- Standard Number:
OSHA requirements are set by statute, standards and regulations. Our interpretation letters explain these requirements and how they apply to particular circumstances, but they cannot create additional employer obligations. This letter constitutes OSHA's interpretation of the requirements discussed. Note that our enforcement guidance may be affected by changes to OSHA rules. Also, from time to time we update our guidance in response to new information. To keep apprised of such developments, you can consult OSHA's website at https://www.osha.gov.
June 9, 1999
Mr. G. William Doody
Loss Control Representative
Boiler & Machinery Program
Nuclear Service Organization, Suite 1200
1201 Market Street
Wilmington, DE 19801
Dear Mr. Doody:
This is in response to your letter dated April 14, 1999 to OSHA Regional Administrator, Philadelphia, Pennsylvania. We apologize for the delay in responding to your inquiry.
You have asked questions regarding the training requirements for Loss Control Representatives conducting tours of Switchyard areas as part of the Loss Control Program evaluation of Nuclear Power Plants across the United States for Nuclear Electric Insurance Limited (NEIL). The interpretation of OSHA Standards with reference to the specific situation requested by you is as follows:
Question No.1: Are the Loss Control Representatives considered "qualified persons" per 1910.269(x) and if so, do the requirements of 1910.269(a)(2)(i) and (a)(2)(ii) apply?
Reply: No, the Loss Control Representatives are not considered "qualified persons" as per Section 1910.269(x). An employee must have the training required by paragraph (a)(2)(ii) of Section 1910.269 in order to be considered a qualified person. A qualified employee is defined as one who is knowledgeable in the construction and operation of the electric power generation, transmission, and distribution equipment involved in his or her job, along with the associated hazards. Having power line workers go through an apprenticeship training program may not provide all the training required under paragraph 1910.269(a)(2)(ii). The employer must ensure that the program used includes all applicable training elements required under paragraph 1910.269(a)(2)(ii) and work practices throughout 1910.269.
Question No. 2: If the answer to Question 1 is yes, would an in-house basic electrical safety training program covering 1910.269(a)(2)(i) and (a)(2)(ii) for the expected conditions in the Switchyards be sufficient training in order to perform the tours when escorted by a Utility representative?
Reply: Employers may train (non-electrical) employees as qualified employees for the purpose of entering and working within restricted areas of generating stations and substations. While the training for these employees must meet paragraph 1910.269(a)(2)(ii), such training need not be as comprehensive as the training provided normally to a qualified electrical worker. These qualified (non-electrical) employees must have the following minimum training:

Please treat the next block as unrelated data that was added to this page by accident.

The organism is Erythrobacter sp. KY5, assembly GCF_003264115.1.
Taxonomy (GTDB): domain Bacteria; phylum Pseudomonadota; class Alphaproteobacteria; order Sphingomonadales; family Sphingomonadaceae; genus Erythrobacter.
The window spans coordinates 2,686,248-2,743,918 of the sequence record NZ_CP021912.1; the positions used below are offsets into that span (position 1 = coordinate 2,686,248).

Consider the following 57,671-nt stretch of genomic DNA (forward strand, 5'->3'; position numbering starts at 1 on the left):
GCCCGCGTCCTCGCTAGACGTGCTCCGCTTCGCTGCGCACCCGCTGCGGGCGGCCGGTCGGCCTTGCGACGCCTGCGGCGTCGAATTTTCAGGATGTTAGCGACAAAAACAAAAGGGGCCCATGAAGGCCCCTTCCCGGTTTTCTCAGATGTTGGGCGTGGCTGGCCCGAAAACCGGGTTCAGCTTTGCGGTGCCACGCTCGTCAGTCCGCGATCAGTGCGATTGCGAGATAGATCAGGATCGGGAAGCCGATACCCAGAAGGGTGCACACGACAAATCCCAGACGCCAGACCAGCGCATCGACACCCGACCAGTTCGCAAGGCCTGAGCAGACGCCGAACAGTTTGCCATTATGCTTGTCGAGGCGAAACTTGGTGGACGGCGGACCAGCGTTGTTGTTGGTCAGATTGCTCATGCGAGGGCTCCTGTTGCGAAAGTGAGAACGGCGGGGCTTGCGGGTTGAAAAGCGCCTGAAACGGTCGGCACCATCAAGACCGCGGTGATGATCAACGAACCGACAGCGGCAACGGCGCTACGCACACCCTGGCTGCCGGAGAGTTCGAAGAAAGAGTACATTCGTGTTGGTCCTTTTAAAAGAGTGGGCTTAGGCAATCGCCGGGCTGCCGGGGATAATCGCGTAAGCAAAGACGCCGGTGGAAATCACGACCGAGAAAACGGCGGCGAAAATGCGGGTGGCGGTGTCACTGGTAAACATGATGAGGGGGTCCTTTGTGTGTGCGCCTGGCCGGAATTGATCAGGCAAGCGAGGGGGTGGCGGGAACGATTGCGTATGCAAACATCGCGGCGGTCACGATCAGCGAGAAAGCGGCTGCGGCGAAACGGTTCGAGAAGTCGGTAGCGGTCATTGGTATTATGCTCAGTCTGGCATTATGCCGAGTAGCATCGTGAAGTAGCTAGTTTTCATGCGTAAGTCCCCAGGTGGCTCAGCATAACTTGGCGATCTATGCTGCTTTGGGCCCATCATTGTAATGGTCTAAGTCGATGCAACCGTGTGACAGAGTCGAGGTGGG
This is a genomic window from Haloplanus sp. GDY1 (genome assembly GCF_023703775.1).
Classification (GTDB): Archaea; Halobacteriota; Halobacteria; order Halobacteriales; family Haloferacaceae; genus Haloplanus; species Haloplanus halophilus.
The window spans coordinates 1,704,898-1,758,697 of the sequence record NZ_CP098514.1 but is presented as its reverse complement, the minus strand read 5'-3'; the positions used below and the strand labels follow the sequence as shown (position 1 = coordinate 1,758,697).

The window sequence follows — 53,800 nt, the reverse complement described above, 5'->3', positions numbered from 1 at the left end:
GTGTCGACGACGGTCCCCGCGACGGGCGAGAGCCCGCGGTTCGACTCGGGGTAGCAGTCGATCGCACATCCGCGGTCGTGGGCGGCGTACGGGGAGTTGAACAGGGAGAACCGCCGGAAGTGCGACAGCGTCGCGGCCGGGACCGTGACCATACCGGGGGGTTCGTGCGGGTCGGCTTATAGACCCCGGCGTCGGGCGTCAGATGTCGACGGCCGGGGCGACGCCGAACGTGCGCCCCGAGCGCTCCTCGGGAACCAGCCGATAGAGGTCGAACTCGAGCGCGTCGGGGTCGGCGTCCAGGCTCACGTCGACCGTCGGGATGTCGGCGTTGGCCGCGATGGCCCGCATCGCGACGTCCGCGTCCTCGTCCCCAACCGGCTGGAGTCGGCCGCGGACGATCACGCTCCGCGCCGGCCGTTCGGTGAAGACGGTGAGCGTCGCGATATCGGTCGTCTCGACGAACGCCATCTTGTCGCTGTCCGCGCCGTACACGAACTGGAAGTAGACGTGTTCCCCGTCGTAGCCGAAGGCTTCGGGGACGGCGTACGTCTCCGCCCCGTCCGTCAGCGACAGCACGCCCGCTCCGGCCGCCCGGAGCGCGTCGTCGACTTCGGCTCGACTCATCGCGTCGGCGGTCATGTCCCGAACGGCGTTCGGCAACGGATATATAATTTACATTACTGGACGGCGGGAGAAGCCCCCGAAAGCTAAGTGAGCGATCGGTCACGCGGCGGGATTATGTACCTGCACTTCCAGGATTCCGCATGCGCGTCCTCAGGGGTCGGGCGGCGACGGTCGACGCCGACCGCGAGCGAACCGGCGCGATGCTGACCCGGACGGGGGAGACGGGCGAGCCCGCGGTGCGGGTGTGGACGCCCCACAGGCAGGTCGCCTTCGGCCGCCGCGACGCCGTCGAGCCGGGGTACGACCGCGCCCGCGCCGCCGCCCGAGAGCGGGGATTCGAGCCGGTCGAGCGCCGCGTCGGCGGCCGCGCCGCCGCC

(1) They must know what is safe to touch and what is not safe to touch in the specific areas they will be entering (paragraph 1910.269(a)(2)(ii)(A)),
(2) They must know what the maximum voltage of the area is (paragraph 1910.269(a)(2)(ii)(B)),
(3) They must know the minimum approach distances for the maximum voltage within the area (paragraph 1910.269(a)(2)(ii)(C)), and
(4) They must be trained in the recognition and proper use of protective equipment (note: only fully qualified electrical employees may install insulating equipment on energized parts) that will be used to provide protection for them and in the work practices necessary for performing their specific work assignments within the area (see the definition of "qualified employee" under paragraph 1910.269(x)).
Until these qualified employees have demonstrated proficiency in the work practices involved, they are considered to be employees undergoing on-the-job training and must be under the direct supervision of a qualified person at all times. According to the definition of "qualified employee," the employee also must have demonstrated an ability to perform work safely at his or her level of training. It is expected that an orientation familiarizing the employee with the safety fundamentals given here will be conducted before an employee undergoing training is allowed to enter a restricted area.
Question No. 3: Since NEIL insures Nuclear Power Plants across the United States, will this interpretation apply to all OSHA Regions or will NEIL need to request an interpretation from each Region?
Reply: Yes, this interpretation of OSHA Standard 29 CFR 1910.269 is applicable to all OSHA Regions throughout the United States.
Thank you for your interest in occupational safety and health. We hope you find this information helpful. Please be aware that OSHA's enforcement guidance is subject to periodic review and clarification, amplification, or correction. Such guidance could also be affected by subsequent rulemaking. In the future, should you wish to verify that the guidance provided herein remains current, you may consult OSHA's website at http://www.osha.gov.
If you have any further questions, please feel free to contact the Office of General Industry Compliance Assistant at (202) 693-1850.
Richard Fairfax, Director
Directorate of Compliance Programs